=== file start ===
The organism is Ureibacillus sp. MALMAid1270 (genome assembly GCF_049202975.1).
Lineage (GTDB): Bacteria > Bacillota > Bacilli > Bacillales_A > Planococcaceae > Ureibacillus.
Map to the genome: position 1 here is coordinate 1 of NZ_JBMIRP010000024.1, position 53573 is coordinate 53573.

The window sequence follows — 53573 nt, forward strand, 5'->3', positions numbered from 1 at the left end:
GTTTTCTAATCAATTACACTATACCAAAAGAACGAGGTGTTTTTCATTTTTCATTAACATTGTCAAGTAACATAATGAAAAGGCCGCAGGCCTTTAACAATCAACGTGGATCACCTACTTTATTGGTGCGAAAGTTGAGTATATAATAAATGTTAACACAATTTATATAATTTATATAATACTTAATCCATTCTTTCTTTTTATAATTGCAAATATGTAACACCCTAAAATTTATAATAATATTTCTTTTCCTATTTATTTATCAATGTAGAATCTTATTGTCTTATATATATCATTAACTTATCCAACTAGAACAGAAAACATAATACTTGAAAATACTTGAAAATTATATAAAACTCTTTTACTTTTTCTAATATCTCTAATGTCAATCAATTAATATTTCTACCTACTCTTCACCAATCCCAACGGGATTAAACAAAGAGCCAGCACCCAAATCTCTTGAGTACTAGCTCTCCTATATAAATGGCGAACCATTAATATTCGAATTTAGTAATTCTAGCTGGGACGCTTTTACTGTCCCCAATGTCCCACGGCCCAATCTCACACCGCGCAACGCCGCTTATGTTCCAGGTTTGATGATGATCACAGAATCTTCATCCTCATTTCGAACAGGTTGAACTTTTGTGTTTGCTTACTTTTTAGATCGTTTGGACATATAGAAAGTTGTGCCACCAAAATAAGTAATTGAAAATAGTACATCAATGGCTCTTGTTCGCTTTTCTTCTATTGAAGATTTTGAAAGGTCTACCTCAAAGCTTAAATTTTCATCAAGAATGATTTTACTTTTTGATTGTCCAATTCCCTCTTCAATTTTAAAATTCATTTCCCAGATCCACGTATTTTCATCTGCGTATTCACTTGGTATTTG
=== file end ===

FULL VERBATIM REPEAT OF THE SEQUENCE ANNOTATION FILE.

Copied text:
The organism is Ureibacillus sp. MALMAid1270 (genome assembly GCF_049202975.1).
Lineage (GTDB): Bacteria > Bacillota > Bacilli > Bacillales_A > Planococcaceae > Ureibacillus.
Map to the genome: position 1 here is coordinate 1 of NZ_JBMIRP010000024.1, position 53573 is coordinate 53573.

The window sequence follows — 53573 nt, forward strand, 5'->3', positions numbered from 1 at the left end:
GTTTTCTAATCAATTACACTATACCAAAAGAACGAGGTGTTTTTCATTTTTCATTAACATTGTCAAGTAACATAATGAAAAGGCCGCAGGCCTTTAACAATCAACGTGGATCACCTACTTTATTGGTGCGAAAGTTGAGTATATAATAAATGTTAACACAATTTATATAATTTATATAATACTTAATCCATTCTTTCTTTTTATAATTGCAAATATGTAACACCCTAAAATTTATAATAATATTTCTTTTCCTATTTATTTATCAATGTAGAATCTTATTGTCTTATATATATCATTAACTTATCCAACTAGAACAGAAAACATAATACTTGAAAATACTTGAAAATTATATAAAACTCTTTTACTTTTTCTAATATCTCTAATGTCAATCAATTAATATTTCTACCTACTCTTCACCAATCCCAACGGGATTAAACAAAGAGCCAGCACCCAAATCTCTTGAGTACTAGCTCTCCTATATAAATGGCGAACCATTAATATTCGAATTTAGTAATTCTAGCTGGGACGCTTTTACTGTCCCCAATGTCCCACGGCCCAATCTCACACCGCGCAACGCCGCTTATGTTCCAGGTTTGATGATGATCACAGAATCTTCATCCTCATTTCGAACAGGTTGAACTTTTGTGTTTGCTTACTTTTTAGATCGTTTGGACATATAGAAAGTTGTGCCACCAAAATAAGTAATTGAAAATAGTACATCAATGGCTCTTGTTCGCTTTTCTTCTATTGAAGATTTTGAAAGGTCTACCTCAAAGCTTAAATTTTCATCAAGAATGATTTTACTTTTTGATTGTCCAATTCCCTCTTCAATTTTAAAATTCATTTCCCAGATCCACGTATTTTCATCTGCGTATTCACTTGGTATTTG